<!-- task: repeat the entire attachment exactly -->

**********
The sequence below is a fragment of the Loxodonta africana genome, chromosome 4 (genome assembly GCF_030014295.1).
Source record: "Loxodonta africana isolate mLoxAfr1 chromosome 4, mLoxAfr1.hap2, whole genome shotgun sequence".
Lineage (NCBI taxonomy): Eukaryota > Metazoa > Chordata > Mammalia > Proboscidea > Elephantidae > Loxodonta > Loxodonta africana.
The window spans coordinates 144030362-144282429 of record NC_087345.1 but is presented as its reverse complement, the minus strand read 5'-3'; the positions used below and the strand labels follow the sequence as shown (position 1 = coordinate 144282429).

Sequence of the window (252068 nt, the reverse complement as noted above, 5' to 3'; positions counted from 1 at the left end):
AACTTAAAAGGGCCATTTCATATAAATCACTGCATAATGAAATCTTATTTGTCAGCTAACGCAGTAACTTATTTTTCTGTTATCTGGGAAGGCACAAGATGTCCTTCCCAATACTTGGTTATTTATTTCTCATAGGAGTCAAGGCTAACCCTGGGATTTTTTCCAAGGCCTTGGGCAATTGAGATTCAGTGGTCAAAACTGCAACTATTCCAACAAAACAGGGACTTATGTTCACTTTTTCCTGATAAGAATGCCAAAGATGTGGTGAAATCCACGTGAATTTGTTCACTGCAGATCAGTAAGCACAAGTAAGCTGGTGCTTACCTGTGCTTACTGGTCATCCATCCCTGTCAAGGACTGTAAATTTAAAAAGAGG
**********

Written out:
The sequence below is a fragment of the Loxodonta africana genome, chromosome 4 (genome assembly GCF_030014295.1).
Source record: "Loxodonta africana isolate mLoxAfr1 chromosome 4, mLoxAfr1.hap2, whole genome shotgun sequence".
Lineage (NCBI taxonomy): Eukaryota > Metazoa > Chordata > Mammalia > Proboscidea > Elephantidae > Loxodonta > Loxodonta africana.
The window spans coordinates 144030362-144282429 of record NC_087345.1 but is presented as its reverse complement, the minus strand read 5'-3'; the positions used below and the strand labels follow the sequence as shown (position 1 = coordinate 144282429).

Sequence of the window (252068 nt, the reverse complement as noted above, 5' to 3'; positions counted from 1 at the left end):
AACTTAAAAGGGCCATTTCATATAAATCACTGCATAATGAAATCTTATTTGTCAGCTAACGCAGTAACTTATTTTTCTGTTATCTGGGAAGGCACAAGATGTCCTTCCCAATACTTGGTTATTTATTTCTCATAGGAGTCAAGGCTAACCCTGGGATTTTTTCCAAGGCCTTGGGCAATTGAGATTCAGTGGTCAAAACTGCAACTATTCCAACAAAACAGGGACTTATGTTCACTTTTTCCTGATAAGAATGCCAAAGATGTGGTGAAATCCACGTGAATTTGTTCACTGCAGATCAGTAAGCACAAGTAAGCTGGTGCTTACCTGTGCTTACTGGTCATCCATCCCTGTCAAGGACTGTAAATTTAAAAAGAGG